Burned Washington bear named Cinder being cared for in Tahoe

08/05/2014 1:31 PM

08/06/2014 11:43 AM

A bear found burned on all four paws is recovering at a Lake Tahoe wildlife rehabilitation center where a cub six years ago suffering similar wounds was nursed back to health.

Cinder, a badly burned 38-pound female, was flown to the Lake Tahoe Wildlife Care Center on Monday from Washington, where she was found with injuries suffered in the Carlton Complex fire.

Cheryl Millham, a founder of the Lake Tahoe center, said the bear is in an isolation cage. She will be rendered unconscious every other day to have her dressings changed.

Cinder, who is on antibiotics and painkillers, will have her wounds cleaned and burn ointment applied when bandages are changed. The toes have to be kept apart or they will heal together.

The treatment for Cinder is similar to what was done for Li’l Smokey, a black bear cub burned on his paws during Shasta County fires in 2008. Li’l Smokey was rescued by a firefighter.

“We got Li’l Smokey the day after he was burned,” Millham said. “That is why we got this one, because we are the only ones who worked on a bear cub with third-degree burns on all four feet.”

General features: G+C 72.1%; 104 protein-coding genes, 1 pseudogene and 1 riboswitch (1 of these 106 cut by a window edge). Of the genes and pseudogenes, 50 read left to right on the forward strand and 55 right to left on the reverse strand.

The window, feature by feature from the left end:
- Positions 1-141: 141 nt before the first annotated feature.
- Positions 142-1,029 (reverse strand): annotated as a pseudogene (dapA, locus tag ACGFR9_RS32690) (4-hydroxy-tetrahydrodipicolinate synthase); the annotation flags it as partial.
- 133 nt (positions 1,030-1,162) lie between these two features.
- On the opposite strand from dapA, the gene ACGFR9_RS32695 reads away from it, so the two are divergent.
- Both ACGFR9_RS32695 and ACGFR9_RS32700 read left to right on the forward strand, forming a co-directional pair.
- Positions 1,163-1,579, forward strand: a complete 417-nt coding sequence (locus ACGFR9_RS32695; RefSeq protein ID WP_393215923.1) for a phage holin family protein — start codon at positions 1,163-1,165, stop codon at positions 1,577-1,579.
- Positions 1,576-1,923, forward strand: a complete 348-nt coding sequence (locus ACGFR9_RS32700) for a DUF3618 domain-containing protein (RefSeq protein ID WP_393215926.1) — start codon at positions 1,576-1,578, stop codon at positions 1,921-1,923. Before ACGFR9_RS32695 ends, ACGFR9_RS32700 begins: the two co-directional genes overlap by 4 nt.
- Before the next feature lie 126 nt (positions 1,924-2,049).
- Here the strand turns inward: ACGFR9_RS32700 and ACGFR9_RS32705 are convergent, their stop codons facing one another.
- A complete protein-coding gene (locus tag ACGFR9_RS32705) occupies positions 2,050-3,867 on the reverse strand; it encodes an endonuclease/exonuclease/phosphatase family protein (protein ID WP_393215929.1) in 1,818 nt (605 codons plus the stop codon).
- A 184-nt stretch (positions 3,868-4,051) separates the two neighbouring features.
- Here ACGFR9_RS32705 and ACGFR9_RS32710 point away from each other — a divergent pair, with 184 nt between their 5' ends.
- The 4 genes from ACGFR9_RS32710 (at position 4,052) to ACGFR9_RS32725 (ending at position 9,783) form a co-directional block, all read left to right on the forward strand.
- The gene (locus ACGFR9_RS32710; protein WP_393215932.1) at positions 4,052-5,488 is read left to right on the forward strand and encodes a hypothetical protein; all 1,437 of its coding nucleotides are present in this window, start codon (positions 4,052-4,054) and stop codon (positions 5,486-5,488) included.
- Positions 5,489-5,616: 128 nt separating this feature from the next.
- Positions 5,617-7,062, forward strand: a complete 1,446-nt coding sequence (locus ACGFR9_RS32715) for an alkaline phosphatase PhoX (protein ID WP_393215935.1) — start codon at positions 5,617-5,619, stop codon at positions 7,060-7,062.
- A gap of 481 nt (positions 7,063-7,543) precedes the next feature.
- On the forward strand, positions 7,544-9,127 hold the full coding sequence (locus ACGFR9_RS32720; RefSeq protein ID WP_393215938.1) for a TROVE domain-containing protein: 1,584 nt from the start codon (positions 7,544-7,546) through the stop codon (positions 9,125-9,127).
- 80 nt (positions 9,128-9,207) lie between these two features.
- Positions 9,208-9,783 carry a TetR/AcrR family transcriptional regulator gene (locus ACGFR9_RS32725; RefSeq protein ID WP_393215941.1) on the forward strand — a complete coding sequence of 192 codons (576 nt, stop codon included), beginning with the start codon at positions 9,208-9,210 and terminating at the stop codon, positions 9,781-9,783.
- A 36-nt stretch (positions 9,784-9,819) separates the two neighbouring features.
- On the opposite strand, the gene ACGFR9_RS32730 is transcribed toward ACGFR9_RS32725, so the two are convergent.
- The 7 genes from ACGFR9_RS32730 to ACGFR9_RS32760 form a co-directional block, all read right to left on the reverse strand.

Li’l Smokey was released into the wild after recovery. He was tracked for almost two years before the batteries on his transmitter went dead.

“He did fantastic,” she said. “He’s still out there.”

Cinder apparently was crawling along the ground using her elbows to pull her along because her feet were so painfully burned, Millham said. The bear also has wounds on her elbows as a result.

Originally thought to be a cub, Cinder is actually about 18 months old. She is small, but the length of her muzzle and her teeth indicate that she was not born this year, Millham said.

“And she’s got the mentality of a young teenager, which makes her harder to work with,” said Millham with a laugh.


Join the Discussion

The Sacramento Bee is pleased to provide this opportunity to share information, experiences and observations about what's in the news. Some of the comments may be reprinted elsewhere on the site or in the newspaper. We encourage lively, open debate on the issues of the day, and ask that you refrain from profanity, hate speech, personal comments and remarks that are off point. Thank you for taking the time to offer your thoughts.

Terms of Service